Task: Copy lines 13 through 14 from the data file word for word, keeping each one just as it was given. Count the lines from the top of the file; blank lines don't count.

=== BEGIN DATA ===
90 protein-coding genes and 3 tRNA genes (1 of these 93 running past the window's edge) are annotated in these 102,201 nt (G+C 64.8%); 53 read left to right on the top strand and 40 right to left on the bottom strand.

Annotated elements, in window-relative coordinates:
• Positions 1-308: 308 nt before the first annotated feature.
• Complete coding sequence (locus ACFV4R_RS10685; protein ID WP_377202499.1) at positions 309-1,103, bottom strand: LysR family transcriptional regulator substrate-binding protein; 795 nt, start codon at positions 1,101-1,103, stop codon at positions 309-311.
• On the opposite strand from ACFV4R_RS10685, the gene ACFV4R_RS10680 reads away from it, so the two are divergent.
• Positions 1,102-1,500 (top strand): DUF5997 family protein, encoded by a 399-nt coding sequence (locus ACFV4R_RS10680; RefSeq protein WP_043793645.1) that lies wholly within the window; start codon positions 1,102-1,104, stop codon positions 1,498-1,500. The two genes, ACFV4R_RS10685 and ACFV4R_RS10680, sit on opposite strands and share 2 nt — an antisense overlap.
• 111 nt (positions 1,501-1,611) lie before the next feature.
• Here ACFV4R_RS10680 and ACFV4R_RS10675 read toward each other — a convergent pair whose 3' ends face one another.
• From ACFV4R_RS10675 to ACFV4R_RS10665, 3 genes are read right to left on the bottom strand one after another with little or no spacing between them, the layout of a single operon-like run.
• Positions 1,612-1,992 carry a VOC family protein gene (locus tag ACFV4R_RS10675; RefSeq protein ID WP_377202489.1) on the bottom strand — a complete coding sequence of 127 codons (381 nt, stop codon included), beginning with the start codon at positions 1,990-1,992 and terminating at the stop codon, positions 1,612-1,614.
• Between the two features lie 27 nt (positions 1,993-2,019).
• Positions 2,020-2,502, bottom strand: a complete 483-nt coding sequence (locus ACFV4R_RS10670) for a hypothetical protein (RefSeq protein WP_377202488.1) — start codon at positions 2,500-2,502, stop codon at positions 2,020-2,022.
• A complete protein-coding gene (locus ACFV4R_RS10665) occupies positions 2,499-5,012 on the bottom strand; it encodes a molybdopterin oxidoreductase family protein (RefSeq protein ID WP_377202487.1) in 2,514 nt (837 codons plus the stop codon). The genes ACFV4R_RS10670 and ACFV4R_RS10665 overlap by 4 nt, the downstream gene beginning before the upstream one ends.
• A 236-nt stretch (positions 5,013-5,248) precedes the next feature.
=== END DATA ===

• A complete protein-coding gene (locus ACFV4R_RS10665) occupies positions 2,499-5,012 on the bottom strand; it encodes a molybdopterin oxidoreductase family protein (RefSeq protein ID WP_377202487.1) in 2,514 nt (837 codons plus the stop codon). The genes ACFV4R_RS10670 and ACFV4R_RS10665 overlap by 4 nt, the downstream gene beginning before the upstream one ends.
• A 236-nt stretch (positions 5,013-5,248) precedes the next feature.